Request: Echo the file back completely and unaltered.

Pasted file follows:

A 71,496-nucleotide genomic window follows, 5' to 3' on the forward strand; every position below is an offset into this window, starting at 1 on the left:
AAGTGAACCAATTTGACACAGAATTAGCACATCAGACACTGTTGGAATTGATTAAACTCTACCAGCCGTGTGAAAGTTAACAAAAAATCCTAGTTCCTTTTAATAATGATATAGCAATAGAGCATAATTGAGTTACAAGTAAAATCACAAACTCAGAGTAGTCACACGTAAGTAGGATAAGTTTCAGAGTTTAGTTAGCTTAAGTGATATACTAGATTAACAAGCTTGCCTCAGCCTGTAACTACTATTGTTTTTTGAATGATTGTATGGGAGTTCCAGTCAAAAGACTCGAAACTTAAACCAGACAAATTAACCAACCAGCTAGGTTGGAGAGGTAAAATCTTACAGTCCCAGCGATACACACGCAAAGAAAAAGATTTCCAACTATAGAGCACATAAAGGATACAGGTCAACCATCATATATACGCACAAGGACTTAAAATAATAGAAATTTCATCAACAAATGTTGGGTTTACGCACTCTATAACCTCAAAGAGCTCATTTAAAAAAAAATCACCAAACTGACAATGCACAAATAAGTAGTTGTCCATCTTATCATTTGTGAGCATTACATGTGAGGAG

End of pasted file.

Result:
A 71,496-nucleotide genomic window follows, 5' to 3' on the forward strand; every position below is an offset into this window, starting at 1 on the left:
AAGTGAACCAATTTGACACAGAATTAGCACATCAGACACTGTTGGAATTGATTAAACTCTACCAGCCGTGTGAAAGTTAACAAAAAATCCTAGTTCCTTTTAATAATGATATAGCAATAGAGCATAATTGAGTTACAAGTAAAATCACAAACTCAGAGTAGTCACACGTAAGTAGGATAAGTTTCAGAGTTTAGTTAGCTTAAGTGATATACTAGATTAACAAGCTTGCCTCAGCCTGTAACTACTATTGTTTTTTGAATGATTGTATGGGAGTTCCAGTCAAAAGACTCGAAACTTAAACCAGACAAATTAACCAACCAGCTAGGTTGGAGAGGTAAAATCTTACAGTCCCAGCGATACACACGCAAAGAAAAAGATTTCCAACTATAGAGCACATAAAGGATACAGGTCAACCATCATATATACGCACAAGGACTTAAAATAATAGAAATTTCATCAACAAATGTTGGGTTTACGCACTCTATAACCTCAAAGAGCTCATTTAAAAAAAAATCACCAAACTGACAATGCACAAATAAGTAGTTGTCCATCTTATCATTTGTGAGCATTACATGTGAGGAG